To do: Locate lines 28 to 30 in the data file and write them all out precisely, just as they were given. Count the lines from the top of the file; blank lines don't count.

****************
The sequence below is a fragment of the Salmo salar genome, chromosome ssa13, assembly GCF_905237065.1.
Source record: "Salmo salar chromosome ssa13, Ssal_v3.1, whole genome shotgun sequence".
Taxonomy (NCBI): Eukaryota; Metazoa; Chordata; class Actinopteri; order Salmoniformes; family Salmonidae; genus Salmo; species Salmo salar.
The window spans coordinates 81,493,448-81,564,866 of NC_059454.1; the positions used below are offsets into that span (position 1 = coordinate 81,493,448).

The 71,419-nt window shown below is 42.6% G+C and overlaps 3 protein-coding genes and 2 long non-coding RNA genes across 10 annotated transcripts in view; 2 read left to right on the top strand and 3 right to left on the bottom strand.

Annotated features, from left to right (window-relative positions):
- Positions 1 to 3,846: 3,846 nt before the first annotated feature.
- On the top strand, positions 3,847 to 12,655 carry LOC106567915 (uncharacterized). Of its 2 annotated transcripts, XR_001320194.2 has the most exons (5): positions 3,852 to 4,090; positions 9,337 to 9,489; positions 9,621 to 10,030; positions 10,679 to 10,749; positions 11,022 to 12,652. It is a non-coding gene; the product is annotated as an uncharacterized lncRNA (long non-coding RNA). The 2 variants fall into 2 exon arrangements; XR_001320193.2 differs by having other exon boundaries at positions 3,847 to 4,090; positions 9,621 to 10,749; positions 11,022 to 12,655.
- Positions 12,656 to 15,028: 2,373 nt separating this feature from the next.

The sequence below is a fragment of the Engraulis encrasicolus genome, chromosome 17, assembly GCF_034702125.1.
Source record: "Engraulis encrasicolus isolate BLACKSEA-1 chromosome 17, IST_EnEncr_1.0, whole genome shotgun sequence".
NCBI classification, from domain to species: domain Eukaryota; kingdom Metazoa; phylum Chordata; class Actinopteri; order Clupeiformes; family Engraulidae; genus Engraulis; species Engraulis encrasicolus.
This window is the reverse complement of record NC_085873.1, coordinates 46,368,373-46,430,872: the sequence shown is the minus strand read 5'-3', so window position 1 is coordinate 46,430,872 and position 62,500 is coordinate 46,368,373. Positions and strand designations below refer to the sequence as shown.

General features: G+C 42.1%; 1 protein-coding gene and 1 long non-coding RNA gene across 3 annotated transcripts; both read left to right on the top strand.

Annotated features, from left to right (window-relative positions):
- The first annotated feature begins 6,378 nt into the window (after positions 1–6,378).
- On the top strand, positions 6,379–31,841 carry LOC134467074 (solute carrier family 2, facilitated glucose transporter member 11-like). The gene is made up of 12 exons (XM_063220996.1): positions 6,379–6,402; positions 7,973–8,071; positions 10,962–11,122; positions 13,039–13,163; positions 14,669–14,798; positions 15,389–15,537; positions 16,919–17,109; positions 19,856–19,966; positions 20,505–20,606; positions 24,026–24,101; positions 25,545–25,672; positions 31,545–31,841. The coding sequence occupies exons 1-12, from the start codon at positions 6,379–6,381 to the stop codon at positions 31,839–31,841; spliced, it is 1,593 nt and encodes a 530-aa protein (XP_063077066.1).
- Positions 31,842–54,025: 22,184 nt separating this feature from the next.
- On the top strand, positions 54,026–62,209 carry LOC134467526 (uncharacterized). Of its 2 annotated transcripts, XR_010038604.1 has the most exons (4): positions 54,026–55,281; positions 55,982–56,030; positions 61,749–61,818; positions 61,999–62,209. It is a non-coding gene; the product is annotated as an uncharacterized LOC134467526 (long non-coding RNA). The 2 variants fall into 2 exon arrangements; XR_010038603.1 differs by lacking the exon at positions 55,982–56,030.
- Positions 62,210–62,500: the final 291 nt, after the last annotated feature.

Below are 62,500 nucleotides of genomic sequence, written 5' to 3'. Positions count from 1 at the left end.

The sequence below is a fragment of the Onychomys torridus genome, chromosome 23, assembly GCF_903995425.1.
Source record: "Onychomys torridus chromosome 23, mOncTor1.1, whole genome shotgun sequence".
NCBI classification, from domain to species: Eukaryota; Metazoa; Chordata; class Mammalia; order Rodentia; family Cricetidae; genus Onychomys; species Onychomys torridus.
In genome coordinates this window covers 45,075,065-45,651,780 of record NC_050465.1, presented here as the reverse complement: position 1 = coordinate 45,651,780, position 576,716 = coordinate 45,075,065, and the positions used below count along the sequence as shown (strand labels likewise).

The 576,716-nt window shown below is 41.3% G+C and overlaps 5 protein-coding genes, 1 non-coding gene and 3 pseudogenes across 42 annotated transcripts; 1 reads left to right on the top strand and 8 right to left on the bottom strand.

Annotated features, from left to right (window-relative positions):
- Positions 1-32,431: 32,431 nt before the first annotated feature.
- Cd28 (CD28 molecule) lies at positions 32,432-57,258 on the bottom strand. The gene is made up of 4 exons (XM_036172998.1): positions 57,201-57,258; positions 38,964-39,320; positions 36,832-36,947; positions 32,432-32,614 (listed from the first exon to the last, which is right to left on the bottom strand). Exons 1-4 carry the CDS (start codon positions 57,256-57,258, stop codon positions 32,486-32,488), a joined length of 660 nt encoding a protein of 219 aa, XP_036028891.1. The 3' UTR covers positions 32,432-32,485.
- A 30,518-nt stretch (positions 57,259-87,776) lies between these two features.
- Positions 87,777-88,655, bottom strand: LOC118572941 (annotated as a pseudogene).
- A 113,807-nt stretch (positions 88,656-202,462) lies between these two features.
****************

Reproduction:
- Positions 1-32,431: 32,431 nt before the first annotated feature.
- Cd28 (CD28 molecule) lies at positions 32,432-57,258 on the bottom strand. The gene is made up of 4 exons (XM_036172998.1): positions 57,201-57,258; positions 38,964-39,320; positions 36,832-36,947; positions 32,432-32,614 (listed from the first exon to the last, which is right to left on the bottom strand). Exons 1-4 carry the CDS (start codon positions 57,256-57,258, stop codon positions 32,486-32,488), a joined length of 660 nt encoding a protein of 219 aa, XP_036028891.1. The 3' UTR covers positions 32,432-32,485.
- A 30,518-nt stretch (positions 57,259-87,776) lies between these two features.